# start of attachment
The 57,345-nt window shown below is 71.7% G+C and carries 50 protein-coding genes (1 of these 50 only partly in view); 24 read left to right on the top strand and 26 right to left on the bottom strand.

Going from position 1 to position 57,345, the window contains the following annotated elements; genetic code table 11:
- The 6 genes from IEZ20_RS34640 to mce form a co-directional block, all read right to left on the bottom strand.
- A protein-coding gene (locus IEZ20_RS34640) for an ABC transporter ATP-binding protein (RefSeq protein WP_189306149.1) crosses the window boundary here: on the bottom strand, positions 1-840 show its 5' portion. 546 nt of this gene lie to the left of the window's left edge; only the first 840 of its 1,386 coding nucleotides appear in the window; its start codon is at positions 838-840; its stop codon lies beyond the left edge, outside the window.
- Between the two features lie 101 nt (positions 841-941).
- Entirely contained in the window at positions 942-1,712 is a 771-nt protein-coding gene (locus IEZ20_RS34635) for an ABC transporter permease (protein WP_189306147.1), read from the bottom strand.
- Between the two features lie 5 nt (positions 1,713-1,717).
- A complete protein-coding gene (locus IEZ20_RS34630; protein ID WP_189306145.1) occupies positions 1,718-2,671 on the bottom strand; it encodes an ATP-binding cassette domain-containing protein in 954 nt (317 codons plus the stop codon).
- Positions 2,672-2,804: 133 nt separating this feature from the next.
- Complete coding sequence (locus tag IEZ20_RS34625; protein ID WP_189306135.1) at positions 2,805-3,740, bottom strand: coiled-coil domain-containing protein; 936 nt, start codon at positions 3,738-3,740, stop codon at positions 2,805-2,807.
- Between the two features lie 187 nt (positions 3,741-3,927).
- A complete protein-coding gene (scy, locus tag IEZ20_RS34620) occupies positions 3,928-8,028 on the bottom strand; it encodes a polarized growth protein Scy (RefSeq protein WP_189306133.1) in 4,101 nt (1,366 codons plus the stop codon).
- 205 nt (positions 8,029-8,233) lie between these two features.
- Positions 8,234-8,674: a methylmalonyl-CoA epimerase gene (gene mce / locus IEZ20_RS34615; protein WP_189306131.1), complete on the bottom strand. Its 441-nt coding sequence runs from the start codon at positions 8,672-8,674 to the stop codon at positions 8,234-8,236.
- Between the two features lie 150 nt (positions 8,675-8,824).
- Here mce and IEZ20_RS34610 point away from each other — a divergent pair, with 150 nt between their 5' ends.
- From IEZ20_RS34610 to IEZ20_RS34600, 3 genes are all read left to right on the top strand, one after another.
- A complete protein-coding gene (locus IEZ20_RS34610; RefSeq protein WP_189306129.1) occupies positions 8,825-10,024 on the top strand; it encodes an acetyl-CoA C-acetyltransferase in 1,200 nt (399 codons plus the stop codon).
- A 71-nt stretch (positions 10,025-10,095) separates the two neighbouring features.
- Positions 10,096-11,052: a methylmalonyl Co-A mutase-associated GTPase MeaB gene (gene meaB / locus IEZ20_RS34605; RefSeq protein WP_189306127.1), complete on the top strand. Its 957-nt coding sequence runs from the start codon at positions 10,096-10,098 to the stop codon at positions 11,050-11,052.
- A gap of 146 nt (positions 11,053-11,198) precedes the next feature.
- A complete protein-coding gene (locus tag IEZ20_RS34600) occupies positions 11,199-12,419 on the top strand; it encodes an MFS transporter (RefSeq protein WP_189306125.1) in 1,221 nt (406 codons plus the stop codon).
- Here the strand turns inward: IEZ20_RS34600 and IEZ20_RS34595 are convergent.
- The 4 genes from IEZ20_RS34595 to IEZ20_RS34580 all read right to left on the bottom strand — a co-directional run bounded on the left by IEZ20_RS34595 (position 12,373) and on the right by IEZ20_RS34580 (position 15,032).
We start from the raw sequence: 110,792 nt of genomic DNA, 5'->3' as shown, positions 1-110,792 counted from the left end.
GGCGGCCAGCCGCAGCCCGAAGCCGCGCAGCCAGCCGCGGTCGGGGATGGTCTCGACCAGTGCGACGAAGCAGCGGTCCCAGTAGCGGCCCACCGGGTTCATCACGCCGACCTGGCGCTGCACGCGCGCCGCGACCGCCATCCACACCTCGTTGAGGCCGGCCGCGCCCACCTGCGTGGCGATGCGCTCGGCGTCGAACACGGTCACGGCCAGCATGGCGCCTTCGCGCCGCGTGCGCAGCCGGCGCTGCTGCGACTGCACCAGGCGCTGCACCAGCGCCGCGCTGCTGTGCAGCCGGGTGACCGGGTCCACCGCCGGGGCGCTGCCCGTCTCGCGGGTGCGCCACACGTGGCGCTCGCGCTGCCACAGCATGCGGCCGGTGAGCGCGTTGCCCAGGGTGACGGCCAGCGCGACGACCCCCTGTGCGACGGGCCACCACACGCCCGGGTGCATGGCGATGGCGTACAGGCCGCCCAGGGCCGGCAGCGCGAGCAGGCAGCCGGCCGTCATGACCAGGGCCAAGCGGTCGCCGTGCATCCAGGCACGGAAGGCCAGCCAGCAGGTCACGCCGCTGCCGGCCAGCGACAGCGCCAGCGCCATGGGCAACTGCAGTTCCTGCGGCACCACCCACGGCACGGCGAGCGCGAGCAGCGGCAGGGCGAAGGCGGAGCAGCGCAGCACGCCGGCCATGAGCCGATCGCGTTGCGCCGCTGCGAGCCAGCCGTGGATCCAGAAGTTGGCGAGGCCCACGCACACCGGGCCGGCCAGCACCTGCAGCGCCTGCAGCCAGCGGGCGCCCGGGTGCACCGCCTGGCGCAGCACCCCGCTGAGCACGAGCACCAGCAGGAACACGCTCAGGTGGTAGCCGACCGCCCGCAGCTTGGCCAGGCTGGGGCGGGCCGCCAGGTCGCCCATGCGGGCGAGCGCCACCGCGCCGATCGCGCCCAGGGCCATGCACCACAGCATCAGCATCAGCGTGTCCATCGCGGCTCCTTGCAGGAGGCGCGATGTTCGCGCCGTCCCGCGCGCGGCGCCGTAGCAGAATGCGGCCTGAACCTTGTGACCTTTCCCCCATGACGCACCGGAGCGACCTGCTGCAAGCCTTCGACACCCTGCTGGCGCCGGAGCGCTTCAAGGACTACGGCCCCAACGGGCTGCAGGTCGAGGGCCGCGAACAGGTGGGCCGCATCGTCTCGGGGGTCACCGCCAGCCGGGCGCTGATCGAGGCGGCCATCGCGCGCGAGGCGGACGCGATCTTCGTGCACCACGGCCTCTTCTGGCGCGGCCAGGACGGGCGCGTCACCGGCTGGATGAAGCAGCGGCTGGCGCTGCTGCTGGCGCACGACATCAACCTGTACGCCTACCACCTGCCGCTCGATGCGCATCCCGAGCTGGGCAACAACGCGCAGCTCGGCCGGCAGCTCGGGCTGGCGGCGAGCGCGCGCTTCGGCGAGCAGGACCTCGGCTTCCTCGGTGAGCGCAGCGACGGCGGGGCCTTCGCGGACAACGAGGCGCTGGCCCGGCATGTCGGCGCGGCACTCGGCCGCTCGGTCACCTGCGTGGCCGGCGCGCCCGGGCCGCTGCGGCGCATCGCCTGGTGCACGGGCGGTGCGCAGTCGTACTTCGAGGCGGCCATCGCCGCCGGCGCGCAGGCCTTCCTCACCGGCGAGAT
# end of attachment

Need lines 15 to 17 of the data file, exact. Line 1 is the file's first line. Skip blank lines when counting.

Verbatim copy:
- Between the two features lie 150 nt (positions 8,675-8,824).
- Here mce and IEZ20_RS34610 point away from each other — a divergent pair, with 150 nt between their 5' ends.
- From IEZ20_RS34610 to IEZ20_RS34600, 3 genes are all read left to right on the top strand, one after another.